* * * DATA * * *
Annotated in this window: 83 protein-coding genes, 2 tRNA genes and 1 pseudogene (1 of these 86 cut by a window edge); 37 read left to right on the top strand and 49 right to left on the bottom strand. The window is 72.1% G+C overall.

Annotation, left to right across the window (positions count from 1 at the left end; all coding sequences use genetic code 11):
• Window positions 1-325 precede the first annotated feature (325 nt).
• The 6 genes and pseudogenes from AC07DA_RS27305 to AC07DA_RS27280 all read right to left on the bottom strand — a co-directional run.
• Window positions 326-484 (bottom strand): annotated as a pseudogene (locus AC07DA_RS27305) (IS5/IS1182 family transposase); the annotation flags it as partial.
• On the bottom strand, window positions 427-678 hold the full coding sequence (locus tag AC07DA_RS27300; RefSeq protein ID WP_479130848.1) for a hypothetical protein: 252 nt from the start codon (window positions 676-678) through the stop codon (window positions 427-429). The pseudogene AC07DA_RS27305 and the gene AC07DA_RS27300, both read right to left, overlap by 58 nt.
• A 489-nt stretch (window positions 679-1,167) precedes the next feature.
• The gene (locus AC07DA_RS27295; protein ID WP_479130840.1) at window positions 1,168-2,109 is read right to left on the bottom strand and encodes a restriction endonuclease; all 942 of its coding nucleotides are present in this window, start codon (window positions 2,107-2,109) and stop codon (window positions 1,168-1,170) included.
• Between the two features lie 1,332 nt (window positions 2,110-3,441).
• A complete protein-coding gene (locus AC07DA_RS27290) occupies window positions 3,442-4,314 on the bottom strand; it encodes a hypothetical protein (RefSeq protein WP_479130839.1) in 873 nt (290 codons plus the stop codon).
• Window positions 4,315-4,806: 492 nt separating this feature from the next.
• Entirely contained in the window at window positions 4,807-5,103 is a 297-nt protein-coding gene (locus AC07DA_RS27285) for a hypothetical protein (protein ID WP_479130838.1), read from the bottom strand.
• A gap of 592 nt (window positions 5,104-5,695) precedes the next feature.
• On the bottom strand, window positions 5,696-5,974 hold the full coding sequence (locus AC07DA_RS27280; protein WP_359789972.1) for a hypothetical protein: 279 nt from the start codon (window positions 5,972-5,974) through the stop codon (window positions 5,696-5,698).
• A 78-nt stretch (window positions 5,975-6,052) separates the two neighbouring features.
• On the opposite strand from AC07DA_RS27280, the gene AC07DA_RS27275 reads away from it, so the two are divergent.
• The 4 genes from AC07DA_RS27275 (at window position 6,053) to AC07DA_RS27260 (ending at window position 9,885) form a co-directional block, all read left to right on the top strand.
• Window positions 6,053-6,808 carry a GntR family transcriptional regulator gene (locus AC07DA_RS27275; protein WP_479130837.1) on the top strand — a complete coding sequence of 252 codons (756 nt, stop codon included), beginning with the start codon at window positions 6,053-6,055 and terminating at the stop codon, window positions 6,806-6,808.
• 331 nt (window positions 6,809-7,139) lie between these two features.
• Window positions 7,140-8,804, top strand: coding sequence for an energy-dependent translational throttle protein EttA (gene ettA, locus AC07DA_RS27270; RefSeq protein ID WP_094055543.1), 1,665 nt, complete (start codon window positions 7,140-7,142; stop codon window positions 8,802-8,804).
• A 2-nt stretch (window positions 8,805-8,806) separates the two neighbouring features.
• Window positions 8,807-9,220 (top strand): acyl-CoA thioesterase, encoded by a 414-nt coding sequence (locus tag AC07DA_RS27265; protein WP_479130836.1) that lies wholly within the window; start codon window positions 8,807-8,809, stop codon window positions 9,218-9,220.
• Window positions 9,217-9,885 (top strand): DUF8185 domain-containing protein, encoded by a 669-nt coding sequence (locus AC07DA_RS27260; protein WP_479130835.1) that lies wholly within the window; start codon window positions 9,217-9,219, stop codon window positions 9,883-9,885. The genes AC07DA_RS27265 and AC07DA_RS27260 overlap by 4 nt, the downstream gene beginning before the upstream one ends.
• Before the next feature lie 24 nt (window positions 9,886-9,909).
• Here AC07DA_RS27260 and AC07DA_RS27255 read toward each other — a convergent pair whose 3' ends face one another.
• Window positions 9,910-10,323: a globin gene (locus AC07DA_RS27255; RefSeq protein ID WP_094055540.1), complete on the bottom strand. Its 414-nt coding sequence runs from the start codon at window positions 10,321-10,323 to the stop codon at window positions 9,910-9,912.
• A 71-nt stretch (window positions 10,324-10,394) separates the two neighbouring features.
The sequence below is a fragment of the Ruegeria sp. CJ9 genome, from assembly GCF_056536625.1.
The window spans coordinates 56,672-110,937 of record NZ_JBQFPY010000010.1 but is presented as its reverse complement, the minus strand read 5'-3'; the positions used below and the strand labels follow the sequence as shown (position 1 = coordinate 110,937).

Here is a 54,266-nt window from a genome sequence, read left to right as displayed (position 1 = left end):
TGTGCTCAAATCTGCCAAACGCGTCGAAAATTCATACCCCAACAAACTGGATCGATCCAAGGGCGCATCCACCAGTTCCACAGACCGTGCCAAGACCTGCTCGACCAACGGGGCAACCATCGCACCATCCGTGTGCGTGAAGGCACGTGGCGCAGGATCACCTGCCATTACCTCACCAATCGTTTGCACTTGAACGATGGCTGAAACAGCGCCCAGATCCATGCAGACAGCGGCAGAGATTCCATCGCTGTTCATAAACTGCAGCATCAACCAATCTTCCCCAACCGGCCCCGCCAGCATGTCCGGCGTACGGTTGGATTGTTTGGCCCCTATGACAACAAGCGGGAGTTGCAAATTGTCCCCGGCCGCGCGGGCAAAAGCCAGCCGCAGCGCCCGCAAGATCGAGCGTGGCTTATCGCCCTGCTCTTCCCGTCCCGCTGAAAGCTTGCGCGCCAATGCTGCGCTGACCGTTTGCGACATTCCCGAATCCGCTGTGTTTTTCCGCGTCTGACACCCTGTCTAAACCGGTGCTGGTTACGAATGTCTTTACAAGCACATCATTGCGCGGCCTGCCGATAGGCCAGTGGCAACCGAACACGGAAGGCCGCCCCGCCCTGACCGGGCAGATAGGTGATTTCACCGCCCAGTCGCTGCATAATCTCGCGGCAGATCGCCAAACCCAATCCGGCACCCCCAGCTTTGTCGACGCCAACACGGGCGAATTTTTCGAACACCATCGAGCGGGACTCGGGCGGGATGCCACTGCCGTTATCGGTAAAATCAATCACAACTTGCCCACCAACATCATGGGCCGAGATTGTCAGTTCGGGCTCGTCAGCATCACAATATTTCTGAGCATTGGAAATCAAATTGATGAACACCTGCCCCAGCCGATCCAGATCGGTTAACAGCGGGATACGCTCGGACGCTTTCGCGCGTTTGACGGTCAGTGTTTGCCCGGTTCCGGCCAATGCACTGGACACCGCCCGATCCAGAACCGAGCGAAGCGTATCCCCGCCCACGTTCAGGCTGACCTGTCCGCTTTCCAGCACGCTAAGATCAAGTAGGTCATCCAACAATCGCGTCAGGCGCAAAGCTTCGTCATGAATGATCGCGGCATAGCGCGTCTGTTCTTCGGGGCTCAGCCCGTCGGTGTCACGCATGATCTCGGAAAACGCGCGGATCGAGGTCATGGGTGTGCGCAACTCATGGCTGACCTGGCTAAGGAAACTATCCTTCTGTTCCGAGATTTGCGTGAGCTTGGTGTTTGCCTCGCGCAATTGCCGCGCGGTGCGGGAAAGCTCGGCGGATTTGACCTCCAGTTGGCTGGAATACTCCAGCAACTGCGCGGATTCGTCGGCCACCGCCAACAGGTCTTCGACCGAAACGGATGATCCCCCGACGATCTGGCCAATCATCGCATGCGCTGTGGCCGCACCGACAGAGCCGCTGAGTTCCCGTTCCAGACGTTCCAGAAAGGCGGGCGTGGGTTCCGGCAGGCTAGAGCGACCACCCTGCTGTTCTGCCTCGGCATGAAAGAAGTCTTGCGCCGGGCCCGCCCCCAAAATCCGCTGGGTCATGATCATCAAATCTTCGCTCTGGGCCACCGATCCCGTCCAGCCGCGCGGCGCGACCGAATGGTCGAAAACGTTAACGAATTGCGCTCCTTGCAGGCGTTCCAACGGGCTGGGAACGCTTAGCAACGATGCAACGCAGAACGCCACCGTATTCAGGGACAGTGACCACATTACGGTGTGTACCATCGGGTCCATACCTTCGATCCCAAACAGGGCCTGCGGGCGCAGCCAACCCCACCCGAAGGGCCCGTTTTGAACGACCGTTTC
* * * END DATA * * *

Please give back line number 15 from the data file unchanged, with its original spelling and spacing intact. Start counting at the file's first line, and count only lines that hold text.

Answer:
• A 78-nt stretch (window positions 5,975-6,052) separates the two neighbouring features.